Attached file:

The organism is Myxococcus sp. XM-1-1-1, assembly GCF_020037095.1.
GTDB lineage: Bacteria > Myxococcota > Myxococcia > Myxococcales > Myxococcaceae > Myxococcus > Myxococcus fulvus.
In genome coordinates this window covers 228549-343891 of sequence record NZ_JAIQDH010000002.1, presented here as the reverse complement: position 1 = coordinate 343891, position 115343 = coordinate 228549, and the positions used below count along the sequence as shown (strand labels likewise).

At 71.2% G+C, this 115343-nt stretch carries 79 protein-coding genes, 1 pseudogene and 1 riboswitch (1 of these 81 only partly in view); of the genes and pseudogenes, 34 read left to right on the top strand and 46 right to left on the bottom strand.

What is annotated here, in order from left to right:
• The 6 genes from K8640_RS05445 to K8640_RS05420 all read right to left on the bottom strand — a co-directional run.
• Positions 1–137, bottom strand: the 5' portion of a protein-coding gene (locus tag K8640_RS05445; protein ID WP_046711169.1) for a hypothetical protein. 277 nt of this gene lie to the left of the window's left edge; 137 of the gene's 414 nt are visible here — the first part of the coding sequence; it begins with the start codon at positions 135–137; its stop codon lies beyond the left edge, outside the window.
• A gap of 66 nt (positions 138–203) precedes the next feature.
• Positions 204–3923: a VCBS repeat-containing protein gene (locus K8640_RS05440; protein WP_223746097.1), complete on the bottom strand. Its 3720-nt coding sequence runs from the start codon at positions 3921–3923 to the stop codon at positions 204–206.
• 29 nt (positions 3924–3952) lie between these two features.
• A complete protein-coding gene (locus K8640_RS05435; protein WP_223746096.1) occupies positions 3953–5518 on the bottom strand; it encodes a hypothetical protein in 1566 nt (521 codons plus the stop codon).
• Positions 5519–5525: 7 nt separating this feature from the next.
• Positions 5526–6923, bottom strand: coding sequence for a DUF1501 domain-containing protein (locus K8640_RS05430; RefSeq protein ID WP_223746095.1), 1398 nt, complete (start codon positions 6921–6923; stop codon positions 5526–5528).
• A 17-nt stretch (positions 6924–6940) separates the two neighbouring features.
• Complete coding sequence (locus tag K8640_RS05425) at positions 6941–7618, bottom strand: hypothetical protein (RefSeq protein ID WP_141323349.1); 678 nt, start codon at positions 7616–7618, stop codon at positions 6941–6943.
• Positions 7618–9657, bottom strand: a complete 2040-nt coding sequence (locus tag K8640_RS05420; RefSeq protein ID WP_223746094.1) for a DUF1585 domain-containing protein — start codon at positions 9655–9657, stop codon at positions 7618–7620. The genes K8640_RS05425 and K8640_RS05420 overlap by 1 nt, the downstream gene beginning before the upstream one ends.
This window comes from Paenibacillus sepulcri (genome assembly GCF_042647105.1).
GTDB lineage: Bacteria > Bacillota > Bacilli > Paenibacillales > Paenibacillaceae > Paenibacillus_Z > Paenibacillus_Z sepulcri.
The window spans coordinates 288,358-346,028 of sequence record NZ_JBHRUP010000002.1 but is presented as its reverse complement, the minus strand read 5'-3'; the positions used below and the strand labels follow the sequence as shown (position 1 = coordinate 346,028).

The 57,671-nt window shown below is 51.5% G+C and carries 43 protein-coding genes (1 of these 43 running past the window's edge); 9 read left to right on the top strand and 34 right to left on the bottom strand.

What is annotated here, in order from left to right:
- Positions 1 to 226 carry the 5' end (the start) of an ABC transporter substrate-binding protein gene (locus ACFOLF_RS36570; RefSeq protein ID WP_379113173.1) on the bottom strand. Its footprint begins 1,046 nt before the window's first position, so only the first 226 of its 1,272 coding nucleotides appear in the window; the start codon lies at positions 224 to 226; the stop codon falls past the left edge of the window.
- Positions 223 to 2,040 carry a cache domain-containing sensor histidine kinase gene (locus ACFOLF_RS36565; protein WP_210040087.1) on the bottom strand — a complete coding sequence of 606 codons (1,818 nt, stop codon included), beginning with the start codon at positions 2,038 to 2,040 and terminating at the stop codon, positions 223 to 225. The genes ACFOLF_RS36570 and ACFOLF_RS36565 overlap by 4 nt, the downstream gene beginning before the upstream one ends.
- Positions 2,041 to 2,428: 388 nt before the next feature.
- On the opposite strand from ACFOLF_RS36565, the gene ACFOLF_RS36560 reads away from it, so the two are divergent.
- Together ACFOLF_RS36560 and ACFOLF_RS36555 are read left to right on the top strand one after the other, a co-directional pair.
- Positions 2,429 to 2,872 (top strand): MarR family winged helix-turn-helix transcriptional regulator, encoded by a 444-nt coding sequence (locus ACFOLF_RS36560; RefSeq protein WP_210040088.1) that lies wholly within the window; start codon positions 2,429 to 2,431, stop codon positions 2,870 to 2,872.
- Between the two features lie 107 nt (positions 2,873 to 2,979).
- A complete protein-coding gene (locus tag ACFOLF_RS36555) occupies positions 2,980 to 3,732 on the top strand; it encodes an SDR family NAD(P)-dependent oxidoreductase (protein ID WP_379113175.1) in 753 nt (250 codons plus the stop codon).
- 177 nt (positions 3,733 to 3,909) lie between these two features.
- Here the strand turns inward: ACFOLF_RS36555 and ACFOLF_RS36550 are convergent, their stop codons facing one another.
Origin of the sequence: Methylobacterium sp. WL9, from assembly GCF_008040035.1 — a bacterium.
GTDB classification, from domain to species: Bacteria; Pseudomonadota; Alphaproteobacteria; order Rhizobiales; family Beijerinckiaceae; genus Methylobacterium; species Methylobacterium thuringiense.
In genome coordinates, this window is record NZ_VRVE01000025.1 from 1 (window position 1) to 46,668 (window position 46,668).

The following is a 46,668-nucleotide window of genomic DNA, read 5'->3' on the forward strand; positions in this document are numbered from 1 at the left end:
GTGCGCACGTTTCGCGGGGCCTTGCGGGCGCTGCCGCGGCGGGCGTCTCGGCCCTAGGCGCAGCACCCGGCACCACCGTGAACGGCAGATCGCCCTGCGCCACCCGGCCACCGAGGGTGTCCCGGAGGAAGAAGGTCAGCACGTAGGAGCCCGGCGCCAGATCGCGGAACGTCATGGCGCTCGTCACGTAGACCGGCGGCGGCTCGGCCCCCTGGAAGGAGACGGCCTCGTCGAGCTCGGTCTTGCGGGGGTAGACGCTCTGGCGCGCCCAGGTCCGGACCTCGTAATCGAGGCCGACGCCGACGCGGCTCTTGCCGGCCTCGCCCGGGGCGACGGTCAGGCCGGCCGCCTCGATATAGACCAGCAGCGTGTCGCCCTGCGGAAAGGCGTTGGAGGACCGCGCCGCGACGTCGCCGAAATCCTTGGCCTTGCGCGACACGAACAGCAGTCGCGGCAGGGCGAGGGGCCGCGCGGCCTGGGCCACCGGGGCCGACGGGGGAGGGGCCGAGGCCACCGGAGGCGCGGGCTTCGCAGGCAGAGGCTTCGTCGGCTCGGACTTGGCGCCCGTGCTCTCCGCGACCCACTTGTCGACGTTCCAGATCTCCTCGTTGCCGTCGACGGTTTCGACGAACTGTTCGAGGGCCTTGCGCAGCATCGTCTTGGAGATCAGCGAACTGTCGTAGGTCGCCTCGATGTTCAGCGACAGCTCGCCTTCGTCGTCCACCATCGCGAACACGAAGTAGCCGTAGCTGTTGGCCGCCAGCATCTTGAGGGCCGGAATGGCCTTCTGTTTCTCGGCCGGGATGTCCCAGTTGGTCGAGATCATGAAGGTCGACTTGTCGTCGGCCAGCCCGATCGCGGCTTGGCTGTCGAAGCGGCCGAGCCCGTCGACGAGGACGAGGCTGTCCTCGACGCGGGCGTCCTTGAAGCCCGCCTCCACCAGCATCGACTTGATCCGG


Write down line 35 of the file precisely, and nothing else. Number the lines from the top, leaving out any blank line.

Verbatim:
The following is a 46,668-nucleotide window of genomic DNA, read 5'->3' on the forward strand; positions in this document are numbered from 1 at the left end: